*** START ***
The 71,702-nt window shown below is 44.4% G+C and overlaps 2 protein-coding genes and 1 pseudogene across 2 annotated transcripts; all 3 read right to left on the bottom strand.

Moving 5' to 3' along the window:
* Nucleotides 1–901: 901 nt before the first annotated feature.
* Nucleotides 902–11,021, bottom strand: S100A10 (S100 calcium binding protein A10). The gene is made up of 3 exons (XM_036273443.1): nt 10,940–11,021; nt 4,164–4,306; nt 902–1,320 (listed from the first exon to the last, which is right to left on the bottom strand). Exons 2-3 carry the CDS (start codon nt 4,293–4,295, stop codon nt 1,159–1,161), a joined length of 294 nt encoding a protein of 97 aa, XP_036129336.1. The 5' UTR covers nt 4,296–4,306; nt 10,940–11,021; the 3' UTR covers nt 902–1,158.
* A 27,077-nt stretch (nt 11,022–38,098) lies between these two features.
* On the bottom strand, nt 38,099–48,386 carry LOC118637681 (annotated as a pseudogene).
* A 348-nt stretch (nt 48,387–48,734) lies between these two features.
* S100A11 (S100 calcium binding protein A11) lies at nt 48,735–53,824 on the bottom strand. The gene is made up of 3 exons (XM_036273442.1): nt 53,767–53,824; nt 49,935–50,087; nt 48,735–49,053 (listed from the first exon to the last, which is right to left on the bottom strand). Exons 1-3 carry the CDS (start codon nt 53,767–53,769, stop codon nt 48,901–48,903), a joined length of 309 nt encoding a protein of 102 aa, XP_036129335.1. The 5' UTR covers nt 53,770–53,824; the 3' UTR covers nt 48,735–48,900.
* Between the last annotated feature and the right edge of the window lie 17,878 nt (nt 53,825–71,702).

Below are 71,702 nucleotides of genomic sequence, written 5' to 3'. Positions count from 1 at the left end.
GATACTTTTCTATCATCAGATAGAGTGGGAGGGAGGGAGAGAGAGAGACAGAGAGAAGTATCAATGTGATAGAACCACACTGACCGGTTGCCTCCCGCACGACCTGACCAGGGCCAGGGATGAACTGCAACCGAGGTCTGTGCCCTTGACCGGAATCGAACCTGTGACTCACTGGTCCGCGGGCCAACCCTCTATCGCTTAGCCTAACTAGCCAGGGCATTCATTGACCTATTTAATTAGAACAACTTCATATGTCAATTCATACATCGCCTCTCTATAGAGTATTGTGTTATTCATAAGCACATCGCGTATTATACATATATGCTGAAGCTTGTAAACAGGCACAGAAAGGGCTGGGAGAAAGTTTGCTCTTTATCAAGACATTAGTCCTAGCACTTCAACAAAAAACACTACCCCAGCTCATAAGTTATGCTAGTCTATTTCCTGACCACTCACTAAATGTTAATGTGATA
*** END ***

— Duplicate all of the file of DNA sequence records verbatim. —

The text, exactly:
The 71,702-nt window shown below is 44.4% G+C and overlaps 2 protein-coding genes and 1 pseudogene across 2 annotated transcripts; all 3 read right to left on the bottom strand.

Moving 5' to 3' along the window:
* Nucleotides 1–901: 901 nt before the first annotated feature.
* Nucleotides 902–11,021, bottom strand: S100A10 (S100 calcium binding protein A10). The gene is made up of 3 exons (XM_036273443.1): nt 10,940–11,021; nt 4,164–4,306; nt 902–1,320 (listed from the first exon to the last, which is right to left on the bottom strand). Exons 2-3 carry the CDS (start codon nt 4,293–4,295, stop codon nt 1,159–1,161), a joined length of 294 nt encoding a protein of 97 aa, XP_036129336.1. The 5' UTR covers nt 4,296–4,306; nt 10,940–11,021; the 3' UTR covers nt 902–1,158.
* A 27,077-nt stretch (nt 11,022–38,098) lies between these two features.
* On the bottom strand, nt 38,099–48,386 carry LOC118637681 (annotated as a pseudogene).
* A 348-nt stretch (nt 48,387–48,734) lies between these two features.
* S100A11 (S100 calcium binding protein A11) lies at nt 48,735–53,824 on the bottom strand. The gene is made up of 3 exons (XM_036273442.1): nt 53,767–53,824; nt 49,935–50,087; nt 48,735–49,053 (listed from the first exon to the last, which is right to left on the bottom strand). Exons 1-3 carry the CDS (start codon nt 53,767–53,769, stop codon nt 48,901–48,903), a joined length of 309 nt encoding a protein of 102 aa, XP_036129335.1. The 5' UTR covers nt 53,770–53,824; the 3' UTR covers nt 48,735–48,900.
* Between the last annotated feature and the right edge of the window lie 17,878 nt (nt 53,825–71,702).

Below are 71,702 nucleotides of genomic sequence, written 5' to 3'. Positions count from 1 at the left end.
GATACTTTTCTATCATCAGATAGAGTGGGAGGGAGGGAGAGAGAGAGACAGAGAGAAGTATCAATGTGATAGAACCACACTGACCGGTTGCCTCCCGCACGACCTGACCAGGGCCAGGGATGAACTGCAACCGAGGTCTGTGCCCTTGACCGGAATCGAACCTGTGACTCACTGGTCCGCGGGCCAACCCTCTATCGCTTAGCCTAACTAGCCAGGGCATTCATTGACCTATTTAATTAGAACAACTTCATATGTCAATTCATACATCGCCTCTCTATAGAGTATTGTGTTATTCATAAGCACATCGCGTATTATACATATATGCTGAAGCTTGTAAACAGGCACAGAAAGGGCTGGGAGAAAGTTTGCTCTTTATCAAGACATTAGTCCTAGCACTTCAACAAAAAACACTACCCCAGCTCATAAGTTATGCTAGTCTATTTCCTGACCACTCACTAAATGTTAATGTGATA